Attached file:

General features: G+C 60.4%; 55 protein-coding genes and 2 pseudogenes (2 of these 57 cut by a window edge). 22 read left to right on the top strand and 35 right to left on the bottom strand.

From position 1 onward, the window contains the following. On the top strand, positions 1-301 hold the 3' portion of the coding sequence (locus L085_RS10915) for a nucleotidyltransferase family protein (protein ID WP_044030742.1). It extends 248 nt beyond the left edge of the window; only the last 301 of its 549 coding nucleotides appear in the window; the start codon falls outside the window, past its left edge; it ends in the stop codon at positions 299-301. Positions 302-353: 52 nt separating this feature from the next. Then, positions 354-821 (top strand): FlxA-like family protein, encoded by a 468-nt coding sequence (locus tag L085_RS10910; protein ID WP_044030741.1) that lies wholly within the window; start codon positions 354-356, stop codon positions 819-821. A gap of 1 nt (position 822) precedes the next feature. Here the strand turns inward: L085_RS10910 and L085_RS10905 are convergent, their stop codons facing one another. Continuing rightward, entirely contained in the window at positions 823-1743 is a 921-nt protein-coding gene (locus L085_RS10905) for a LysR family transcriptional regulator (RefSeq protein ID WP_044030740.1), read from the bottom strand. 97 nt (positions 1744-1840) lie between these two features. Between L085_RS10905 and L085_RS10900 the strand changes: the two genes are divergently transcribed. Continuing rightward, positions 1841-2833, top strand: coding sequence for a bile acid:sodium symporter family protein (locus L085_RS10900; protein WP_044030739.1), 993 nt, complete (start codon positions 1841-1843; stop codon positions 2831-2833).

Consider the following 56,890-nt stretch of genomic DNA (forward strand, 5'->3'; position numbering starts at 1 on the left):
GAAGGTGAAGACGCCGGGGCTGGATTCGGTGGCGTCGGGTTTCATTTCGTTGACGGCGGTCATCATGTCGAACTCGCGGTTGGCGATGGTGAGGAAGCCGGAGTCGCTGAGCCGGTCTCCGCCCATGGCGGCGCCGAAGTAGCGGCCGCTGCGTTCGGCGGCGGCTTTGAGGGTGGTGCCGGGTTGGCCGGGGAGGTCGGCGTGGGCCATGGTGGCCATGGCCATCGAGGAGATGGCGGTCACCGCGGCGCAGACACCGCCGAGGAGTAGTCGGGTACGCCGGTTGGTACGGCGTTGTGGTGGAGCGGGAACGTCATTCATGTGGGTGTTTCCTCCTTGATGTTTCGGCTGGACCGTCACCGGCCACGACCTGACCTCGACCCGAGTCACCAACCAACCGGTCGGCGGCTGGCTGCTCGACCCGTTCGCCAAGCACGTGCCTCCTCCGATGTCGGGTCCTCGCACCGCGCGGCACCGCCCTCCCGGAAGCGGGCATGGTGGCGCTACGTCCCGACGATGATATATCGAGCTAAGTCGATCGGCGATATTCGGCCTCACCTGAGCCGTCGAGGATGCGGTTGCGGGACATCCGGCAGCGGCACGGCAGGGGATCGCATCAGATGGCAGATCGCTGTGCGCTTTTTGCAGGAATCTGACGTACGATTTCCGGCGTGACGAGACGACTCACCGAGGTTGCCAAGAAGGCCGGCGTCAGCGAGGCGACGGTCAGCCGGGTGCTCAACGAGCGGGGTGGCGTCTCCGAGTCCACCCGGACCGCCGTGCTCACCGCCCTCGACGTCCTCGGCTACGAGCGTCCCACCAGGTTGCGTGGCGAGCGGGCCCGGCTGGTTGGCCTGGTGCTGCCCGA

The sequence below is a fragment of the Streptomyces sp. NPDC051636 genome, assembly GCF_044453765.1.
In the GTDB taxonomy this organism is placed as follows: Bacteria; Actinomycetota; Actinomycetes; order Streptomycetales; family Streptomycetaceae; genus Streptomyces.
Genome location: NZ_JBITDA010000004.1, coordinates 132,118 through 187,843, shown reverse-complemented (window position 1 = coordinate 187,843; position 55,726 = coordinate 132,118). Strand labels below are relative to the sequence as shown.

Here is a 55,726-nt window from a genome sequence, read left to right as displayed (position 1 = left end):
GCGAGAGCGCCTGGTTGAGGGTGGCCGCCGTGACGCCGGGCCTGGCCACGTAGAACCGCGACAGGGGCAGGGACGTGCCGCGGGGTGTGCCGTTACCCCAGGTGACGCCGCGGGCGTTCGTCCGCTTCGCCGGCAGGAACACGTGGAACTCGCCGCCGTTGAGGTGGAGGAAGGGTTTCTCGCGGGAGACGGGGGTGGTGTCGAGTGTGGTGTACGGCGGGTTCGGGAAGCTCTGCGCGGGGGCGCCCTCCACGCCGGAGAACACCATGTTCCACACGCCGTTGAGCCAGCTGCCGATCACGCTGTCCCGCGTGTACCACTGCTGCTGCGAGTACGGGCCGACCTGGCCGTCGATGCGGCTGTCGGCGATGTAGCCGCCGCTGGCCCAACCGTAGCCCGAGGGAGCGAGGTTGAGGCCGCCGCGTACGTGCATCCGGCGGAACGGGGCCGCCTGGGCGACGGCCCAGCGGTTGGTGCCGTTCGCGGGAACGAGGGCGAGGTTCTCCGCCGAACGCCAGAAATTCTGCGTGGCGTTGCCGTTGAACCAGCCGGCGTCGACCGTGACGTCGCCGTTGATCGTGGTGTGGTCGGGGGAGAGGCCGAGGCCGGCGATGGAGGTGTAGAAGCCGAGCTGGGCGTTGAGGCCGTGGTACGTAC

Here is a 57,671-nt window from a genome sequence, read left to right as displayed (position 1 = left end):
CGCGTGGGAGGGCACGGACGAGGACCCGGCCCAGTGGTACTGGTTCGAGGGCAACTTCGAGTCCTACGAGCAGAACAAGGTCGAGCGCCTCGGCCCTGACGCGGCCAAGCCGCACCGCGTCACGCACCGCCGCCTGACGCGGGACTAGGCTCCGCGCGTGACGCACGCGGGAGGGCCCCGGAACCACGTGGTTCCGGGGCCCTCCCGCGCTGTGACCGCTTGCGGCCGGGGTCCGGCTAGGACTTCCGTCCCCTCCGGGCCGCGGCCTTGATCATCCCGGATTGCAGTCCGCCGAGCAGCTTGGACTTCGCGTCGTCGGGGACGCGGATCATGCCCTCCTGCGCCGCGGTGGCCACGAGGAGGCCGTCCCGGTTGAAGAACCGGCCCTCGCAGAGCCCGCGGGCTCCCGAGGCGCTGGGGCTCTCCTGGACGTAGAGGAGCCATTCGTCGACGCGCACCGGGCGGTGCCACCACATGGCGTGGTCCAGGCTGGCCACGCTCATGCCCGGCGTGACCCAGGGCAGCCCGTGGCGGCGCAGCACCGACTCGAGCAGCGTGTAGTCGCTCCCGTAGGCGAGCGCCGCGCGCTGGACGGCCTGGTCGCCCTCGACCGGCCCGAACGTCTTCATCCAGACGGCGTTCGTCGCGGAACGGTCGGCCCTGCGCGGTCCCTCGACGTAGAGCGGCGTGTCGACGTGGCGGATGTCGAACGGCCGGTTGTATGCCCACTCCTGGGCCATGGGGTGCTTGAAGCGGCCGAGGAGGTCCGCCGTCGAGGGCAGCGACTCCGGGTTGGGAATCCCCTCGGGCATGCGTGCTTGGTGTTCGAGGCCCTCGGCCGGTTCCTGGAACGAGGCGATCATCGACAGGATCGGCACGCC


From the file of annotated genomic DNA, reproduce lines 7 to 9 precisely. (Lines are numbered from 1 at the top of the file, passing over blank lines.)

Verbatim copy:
Genome location: NZ_JBITDA010000004.1, coordinates 132,118 through 187,843, shown reverse-complemented (window position 1 = coordinate 187,843; position 55,726 = coordinate 132,118). Strand labels below are relative to the sequence as shown.

Here is a 55,726-nt window from a genome sequence, read left to right as displayed (position 1 = left end):
GCGAGAGCGCCTGGTTGAGGGTGGCCGCCGTGACGCCGGGCCTGGCCACGTAGAACCGCGACAGGGGCAGGGACGTGCCGCGGGGTGTGCCGTTACCCCAGGTGACGCCGCGGGCGTTCGTCCGCTTCGCCGGCAGGAACACGTGGAACTCGCCGCCGTTGAGGTGGAGGAAGGGTTTCTCGCGGGAGACGGGGGTGGTGTCGAGTGTGGTGTACGGCGGGTTCGGGAAGCTCTGCGCGGGGGCGCCCTCCACGCCGGAGAACACCATGTTCCACACGCCGTTGAGCCAGCTGCCGATCACGCTGTCCCGCGTGTACCACTGCTGCTGCGAGTACGGGCCGACCTGGCCGTCGATGCGGCTGTCGGCGATGTAGCCGCCGCTGGCCCAACCGTAGCCCGAGGGAGCGAGGTTGAGGCCGCCGCGTACGTGCATCCGGCGGAACGGGGCCGCCTGGGCGACGGCCCAGCGGTTGGTGCCGTTCGCGGGAACGAGGGCGAGGTTCTCCGCCGAACGCCAGAAATTCTGCGTGGCGTTGCCGTTGAACCAGCCGGCGTCGACCGTGACGTCGCCGTTGATCGTGGTGTGGTCGGGGGAGAGGCCGAGGCCGGCGATGGAGGTGTAGAAGCCGAGCTGGGCGTTGAGGCCGTGGTACGTAC